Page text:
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A Bavarian wake-up call

A German court's conviction of a former CompuServe manager for trafficking child pornography is the cyberspace equivalent of Singapore's celebrated caning sentence. Both case are reminders that U.S. laws don't govern all of the Internet.

Tech Industry

Last week, a conservative German court unleashed the cyberspace equivalent of Singapore's celebrated caning case.

In convicting former CompuServe manager Felix Somm of trafficking in child pornography,

Felix Somm
Felix Somm - AP
Bavarian Judge Wilhelm Hubbert provided a jarring reminder that U.S. companies and citizens are not immune from laws enacted in other parts of the world. Hubbert issued his ruling over the objections of both sides of the case and despite the fact that Somm had no direct role in distributing the material in question.

While Americans have become used to international extradition in cases involving terrorism, organized crime, and fugitive Nazis, many of us continue to assume that the Internet laws of our land should rule all of the virtual world. In reality, this would be like the Manhattan DA enforcing local New York ordinances in Baton Rouge.

In the absence of consensus at any level of governance in different jurisdictions, the CompuServes of the world must increasingly take matters into their own hands for their own good. And the key to their protection may be as simple as the speed of their response.

Perhaps the best preventive measure against content liability suits such as the Bavarian case can be found, of all places, in copyright law. Although charges involving software piracy and online decency may seem to be apples and oranges, Internet service providers should respond with urgency to allegations in both areas as a show of concern, responsibility, and good faith.

Copyright legislation being debated in both houses of Congress would apply safeguards to ISPs such as America Online if they act "expeditiously" to remove questionable material from their networks once they learn that it may have been illegally pirated. That line of thinking can logically be applied to objectionable content as well.

For example, response time is critical to cases involving injury to reputation. In 1996, Kenneth Zeran sued AOL after an unknown member posted a message on the online service accusing him of selling T-shirts bearing offensive phrases about the Oklahoma City bombing. The postings stayed on AOL for days and proliferated, eventually becoming publicized by a local radio station and resulting in death threats.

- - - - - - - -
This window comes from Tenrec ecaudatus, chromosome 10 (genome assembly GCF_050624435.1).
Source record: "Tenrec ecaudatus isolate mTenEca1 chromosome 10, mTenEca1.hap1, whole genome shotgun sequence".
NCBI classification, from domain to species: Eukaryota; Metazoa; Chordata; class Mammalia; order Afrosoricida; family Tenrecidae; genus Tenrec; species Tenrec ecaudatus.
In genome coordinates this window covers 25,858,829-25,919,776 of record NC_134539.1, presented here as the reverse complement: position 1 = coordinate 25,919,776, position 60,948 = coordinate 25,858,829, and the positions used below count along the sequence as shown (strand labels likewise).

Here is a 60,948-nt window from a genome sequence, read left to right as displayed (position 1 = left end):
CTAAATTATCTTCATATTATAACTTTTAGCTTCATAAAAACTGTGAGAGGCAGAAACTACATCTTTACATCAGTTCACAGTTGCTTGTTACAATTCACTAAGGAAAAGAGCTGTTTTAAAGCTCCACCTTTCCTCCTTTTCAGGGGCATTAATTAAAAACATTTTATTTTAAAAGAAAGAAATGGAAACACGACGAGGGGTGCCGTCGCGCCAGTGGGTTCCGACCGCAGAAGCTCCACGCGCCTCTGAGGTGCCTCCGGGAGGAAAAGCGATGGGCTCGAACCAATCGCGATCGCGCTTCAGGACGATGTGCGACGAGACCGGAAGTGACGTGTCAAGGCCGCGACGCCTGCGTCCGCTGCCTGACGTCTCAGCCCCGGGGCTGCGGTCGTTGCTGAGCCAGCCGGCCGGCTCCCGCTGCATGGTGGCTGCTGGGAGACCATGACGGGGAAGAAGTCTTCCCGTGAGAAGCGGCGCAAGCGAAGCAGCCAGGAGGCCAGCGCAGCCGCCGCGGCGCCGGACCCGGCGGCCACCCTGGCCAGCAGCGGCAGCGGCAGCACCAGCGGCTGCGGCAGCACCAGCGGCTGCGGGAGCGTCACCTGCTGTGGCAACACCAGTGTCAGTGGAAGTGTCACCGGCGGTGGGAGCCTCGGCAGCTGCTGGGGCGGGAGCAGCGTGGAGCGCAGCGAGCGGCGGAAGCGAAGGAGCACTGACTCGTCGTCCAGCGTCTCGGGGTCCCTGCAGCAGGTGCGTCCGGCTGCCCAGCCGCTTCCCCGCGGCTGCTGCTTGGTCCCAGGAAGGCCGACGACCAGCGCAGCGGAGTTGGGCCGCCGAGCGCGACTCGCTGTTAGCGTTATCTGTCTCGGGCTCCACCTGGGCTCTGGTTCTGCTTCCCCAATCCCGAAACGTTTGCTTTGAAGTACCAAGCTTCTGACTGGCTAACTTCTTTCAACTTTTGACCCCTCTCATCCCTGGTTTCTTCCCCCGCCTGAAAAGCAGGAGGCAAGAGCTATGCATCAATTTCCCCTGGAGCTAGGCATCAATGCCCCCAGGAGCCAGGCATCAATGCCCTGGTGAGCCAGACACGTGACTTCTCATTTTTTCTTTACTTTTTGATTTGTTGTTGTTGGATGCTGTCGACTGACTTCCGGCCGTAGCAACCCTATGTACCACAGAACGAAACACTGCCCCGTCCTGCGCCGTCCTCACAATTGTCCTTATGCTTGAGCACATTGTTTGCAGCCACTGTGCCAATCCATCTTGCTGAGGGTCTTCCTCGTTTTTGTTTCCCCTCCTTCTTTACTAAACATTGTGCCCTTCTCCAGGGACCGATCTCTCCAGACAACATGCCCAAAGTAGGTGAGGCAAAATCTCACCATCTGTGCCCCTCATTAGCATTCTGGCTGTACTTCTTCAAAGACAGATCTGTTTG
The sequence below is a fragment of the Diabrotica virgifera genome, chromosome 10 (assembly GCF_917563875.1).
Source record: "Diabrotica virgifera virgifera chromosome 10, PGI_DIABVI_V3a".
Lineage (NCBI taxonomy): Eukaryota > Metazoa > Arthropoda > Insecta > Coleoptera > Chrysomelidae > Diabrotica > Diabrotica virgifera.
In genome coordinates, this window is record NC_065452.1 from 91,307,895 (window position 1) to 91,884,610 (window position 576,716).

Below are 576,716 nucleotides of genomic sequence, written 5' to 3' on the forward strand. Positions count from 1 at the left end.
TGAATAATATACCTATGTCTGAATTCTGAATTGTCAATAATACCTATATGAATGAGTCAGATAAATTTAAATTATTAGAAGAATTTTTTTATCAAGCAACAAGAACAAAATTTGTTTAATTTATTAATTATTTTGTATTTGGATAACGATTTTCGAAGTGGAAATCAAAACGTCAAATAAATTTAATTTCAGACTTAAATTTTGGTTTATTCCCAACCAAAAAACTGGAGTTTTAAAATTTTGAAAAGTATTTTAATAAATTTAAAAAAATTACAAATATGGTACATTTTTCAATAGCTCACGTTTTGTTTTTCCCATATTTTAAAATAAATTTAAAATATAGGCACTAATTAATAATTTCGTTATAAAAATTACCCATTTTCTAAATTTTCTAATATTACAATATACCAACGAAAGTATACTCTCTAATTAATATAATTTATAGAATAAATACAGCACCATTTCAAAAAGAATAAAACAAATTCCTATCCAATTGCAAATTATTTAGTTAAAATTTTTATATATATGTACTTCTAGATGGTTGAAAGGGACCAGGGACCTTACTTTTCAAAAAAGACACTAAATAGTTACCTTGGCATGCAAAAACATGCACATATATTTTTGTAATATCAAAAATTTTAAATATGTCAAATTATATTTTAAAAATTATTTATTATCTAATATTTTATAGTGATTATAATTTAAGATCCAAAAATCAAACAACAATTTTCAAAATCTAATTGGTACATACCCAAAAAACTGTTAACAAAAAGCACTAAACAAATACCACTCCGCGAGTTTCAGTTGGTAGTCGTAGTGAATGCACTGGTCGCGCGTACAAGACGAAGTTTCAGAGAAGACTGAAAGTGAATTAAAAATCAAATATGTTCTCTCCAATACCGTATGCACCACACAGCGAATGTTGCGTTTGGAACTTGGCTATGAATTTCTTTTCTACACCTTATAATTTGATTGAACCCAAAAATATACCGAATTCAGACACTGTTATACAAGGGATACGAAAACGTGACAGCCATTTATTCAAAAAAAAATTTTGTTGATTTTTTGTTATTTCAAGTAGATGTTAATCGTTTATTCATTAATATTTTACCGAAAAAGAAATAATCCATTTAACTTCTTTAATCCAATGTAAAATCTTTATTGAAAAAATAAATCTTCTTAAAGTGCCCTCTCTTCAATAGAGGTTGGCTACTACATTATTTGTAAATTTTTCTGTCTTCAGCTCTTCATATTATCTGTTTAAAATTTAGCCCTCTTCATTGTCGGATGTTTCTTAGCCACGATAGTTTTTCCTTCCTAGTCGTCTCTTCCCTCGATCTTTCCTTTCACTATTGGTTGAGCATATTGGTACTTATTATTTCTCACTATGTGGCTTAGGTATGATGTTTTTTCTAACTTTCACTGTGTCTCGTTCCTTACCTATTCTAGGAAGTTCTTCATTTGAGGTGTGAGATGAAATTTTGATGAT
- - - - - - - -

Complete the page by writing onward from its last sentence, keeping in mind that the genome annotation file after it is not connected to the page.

As a result, Zeran has accused AOL of negligence--not for allowing the information to be posted, but for failing to respond quickly once its existence was made known.

Free-speech purists would argue against any laws that encourage immediate removal of material before allegations have been proven, saying that such action is tantamount to shooting first and asking questions later. A legitimate fear is that such a practice, if commonplace, would result in a wide chilling effect on the carriage of any material that might be considered risky or risqué.

A parallel model has been long established in print media. Many states allow a fixed time in which newspapers can retract or correct articles to avoid libel lawsuits, such as California's 30-day response period. But that may not be an attractive option for publishing on the Internet, where material can be viewed repeatedly when left posted, unlike the sharp drop in the visibility of a newspaper article after its one-day publication.

Many believe that nothing short of an international treaty can begin to address the Internet and its myriad effects on various societies. The question here, again, is one of time: It took more than a decade to negotiate arms control, and--as we have seen in India and Pakistan recently--a treaty is rarely a panacea.

Others lean toward the formation of regional organizations that adopt laws for nations believed to share certain cultural characteristics, such as the European Union. Yet even among neighboring regions, differences of opinion can be as vast as the Pacific.

On the same day that the Beijing government announced its formal crackdown on the Net, officials just across the Kowloon Peninsula said Hong Kong was exempt from those draconian measures. And only a few hundred kilometers away from Bavaria, a member of parliament decried last week's CompuServe ruling as a "catastrophe."

Even within U.S. borders, Congress and the courts are still trying to sort out conflicting legal rulings in the wake of the demise of much of the Communications Decency Act. Although the Zeran case may go to the Supreme Court, America Online won an unexpected victory when a federal judge ruled that it was not liable for material it carried by gossip columnist Matt Drudge in a $30 million defamation suit filed by White House aide Sidney Blumenthal.

Clearly, something will have to be done. We Americans tend to think of our country as the center of the universe, and our concepts of cyberlaw are no exception. We invented the Internet, after all, and we occupy more than 80 percent of it by many estimates. Besides, it's America--since when do we need a reason to tell the rest of the world what to do?

As it turns out, other countries have some news for us: There is a reason it's called the World Wide Web.

Managing editor Mike Yamamoto owes special thanks to NEWS.COM's Courtney Macavinta for translating the foreign language of federal legislation for this installment of his monthly column.

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